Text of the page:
Bicycle Flat Tire Repair

Flat tires are by far the number one repair the average bicyclist will encounter. Flats always happen at the most unexpected time. Imagine being out for a ride on a nice sunny day. There is no wind and the route you chose has very little traffic. It’s just you, the open road, and the sounds of nature around you. While you are taking it all in you suddenly hear the terrifying sound of a tire blowout followed immediately by that riding on the rim feeling. If you carry the tools and equipment you need to repair flat tires this will only be a minor annoyance. Otherwise, a call for help (if you have your cellphone) or a long walk home will be your only choice.

You’ll need a small saddlebag with the following items:
  • Bicycle tire levers 
  • Tire pump or CO2 inflator and cartridges 
  • Spare tube 
  • Tire repair kit (optional) 
  • Wrenches for axle nuts (optional) 

The following steps for fixing a flat tire will get you back on the road in short order:
  • Remove the wheel from the bicycle. 
  • Remove the tube from the tire. 
  • Check the tube and tire to determine what caused it to go flat. 
  • Install a new tube. 
  • Re-install the wheel. 

Remove the wheel from the bicycle
Front Wheel - Release the quick release lever (or remove the axle nuts holding the wheel to the frame) and remove the wheel from the bike. Some bicycle brakes have a lever to release the brakes so the tire will clear the brake shoes. Since the tire is flat anyway this isn't a concern when removing the wheel, however you may want to release it now anyway so that you can put the wheel back on with the tire inflated.
Rear Wheel - Shift the rear derailleur to the smallest rear cog. Release the quick release lever (or remove the axle nuts holding the wheel to the frame). Lower the wheel and guide it out and away from the chain. Some bicycles have a hanger for the chain that makes the job slightly easier. The chain hanger is usually just a peg on the inside of the seat stay for you to hook the chain on. Again, if your bicycle's brakes have a brake release lever you may want to release it now so you can re-install the wheel with the tire inflated.  After removing the wheel with the flat tire, lay the bike down on its left side. Never lay it down on its right side where the chain, sprockets, and derailleurs are as they can be easily damaged.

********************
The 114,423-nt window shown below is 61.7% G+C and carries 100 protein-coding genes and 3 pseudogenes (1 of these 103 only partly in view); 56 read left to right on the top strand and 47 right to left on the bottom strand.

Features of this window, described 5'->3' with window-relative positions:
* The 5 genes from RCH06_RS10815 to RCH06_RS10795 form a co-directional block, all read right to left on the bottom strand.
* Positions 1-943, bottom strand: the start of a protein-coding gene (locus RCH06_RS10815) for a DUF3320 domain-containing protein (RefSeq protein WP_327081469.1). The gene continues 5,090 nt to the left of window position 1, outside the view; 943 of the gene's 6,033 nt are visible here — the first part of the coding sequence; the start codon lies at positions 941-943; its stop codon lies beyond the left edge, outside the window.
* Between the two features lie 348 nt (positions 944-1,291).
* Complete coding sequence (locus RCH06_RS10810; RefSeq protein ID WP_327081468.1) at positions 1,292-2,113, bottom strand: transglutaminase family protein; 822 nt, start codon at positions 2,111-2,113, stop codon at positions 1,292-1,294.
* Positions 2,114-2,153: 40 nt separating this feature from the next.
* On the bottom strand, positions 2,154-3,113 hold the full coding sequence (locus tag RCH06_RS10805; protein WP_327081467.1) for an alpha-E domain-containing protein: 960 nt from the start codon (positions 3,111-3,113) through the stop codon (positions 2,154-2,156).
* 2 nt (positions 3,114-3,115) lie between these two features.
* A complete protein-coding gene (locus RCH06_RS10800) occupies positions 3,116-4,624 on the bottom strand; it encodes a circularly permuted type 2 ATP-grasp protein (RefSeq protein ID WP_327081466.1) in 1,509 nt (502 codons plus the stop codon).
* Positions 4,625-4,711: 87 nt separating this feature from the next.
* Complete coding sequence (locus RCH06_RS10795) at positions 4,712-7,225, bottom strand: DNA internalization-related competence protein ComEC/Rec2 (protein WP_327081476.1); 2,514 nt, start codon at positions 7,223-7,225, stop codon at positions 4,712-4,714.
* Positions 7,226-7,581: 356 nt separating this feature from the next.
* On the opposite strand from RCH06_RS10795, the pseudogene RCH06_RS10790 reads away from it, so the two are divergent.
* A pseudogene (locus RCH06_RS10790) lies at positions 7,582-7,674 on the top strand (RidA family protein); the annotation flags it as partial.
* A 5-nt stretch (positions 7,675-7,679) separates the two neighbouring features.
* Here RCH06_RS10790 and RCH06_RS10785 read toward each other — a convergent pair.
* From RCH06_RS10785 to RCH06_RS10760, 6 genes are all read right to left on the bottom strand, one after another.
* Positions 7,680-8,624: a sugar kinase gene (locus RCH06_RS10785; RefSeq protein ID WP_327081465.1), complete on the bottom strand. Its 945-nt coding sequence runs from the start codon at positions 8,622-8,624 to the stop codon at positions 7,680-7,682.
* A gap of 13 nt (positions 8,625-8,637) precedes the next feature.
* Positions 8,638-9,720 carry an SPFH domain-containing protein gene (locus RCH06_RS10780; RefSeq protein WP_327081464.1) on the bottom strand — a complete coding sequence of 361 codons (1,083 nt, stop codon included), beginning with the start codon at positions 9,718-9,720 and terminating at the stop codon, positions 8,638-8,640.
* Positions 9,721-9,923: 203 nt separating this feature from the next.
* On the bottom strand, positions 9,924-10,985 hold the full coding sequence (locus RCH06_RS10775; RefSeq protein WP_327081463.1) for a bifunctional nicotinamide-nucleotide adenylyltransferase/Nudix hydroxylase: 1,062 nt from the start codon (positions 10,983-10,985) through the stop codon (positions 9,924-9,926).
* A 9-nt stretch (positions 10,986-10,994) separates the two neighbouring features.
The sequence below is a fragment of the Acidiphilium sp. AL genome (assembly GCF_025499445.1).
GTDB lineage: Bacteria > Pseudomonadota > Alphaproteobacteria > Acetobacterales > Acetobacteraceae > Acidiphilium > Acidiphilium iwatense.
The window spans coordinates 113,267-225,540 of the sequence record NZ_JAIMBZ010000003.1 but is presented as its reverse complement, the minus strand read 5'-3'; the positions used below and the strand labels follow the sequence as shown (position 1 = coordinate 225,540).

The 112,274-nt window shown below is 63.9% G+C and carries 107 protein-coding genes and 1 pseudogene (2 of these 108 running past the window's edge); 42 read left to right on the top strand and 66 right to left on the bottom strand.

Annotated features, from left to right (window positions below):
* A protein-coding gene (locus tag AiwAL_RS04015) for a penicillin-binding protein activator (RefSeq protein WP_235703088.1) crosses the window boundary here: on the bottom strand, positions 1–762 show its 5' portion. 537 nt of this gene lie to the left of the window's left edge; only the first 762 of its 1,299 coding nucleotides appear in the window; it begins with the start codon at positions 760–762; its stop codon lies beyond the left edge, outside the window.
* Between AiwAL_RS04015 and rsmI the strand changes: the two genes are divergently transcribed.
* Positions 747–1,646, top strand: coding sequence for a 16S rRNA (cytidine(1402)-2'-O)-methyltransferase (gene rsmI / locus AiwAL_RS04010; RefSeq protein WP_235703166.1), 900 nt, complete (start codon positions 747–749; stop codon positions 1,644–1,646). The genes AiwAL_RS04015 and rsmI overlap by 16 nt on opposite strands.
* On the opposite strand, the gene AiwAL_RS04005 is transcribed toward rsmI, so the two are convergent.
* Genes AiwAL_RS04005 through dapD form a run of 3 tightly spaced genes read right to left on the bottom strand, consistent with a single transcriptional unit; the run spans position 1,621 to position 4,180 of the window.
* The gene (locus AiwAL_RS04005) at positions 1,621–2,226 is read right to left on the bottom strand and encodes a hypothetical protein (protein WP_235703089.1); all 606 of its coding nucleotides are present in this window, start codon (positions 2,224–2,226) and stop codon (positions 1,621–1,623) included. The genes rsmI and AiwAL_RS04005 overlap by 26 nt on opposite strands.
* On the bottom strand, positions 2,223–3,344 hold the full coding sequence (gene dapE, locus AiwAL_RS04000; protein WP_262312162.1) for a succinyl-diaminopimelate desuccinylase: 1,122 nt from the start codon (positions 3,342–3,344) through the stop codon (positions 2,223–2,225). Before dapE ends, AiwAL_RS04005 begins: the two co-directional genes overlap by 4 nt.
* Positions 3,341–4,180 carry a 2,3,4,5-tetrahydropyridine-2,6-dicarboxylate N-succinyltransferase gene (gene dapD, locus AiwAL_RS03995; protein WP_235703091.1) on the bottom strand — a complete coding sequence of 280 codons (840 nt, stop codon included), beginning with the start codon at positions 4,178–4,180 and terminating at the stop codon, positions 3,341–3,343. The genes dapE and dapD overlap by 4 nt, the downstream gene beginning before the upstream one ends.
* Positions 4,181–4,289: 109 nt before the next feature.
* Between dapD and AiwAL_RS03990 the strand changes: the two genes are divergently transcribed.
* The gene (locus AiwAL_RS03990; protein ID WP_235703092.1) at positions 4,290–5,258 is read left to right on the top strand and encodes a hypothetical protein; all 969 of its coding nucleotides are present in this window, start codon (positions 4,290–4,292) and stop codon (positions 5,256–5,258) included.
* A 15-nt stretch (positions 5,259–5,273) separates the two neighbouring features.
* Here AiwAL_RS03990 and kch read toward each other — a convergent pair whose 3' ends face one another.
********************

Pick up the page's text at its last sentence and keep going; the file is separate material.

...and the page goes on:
Remove the tube from the tire
Remove the valve cap and the nut holding the valve stem in place if there is one.
Starting on the side of the tire that is opposite the valve stem, use a tire lever to get under the bead of the tire and pry it out.
Using tire levers to remove tire bead from rim.
You don't want to hook the tube with the tire lever because you could cause an additional puncture to the tube. You still need to determine the cause of the puncture and adding another puncture to the tube will make your job harder. The tire levers are made so they can hook to the spokes to hold them in place if necessary. You'll probably need a second tire lever (possibly a third one also) to get the bead off the rim far enough until you can get the rest of it off by hand. Try to remove the bead evenly until you have it off the rim on the whole circumference of the rim.
Tire with bead removed on the whole circumference of the rim.
Tire with bead removed on the whole circumference of the rim.
The tire should look like this after the bead is removed.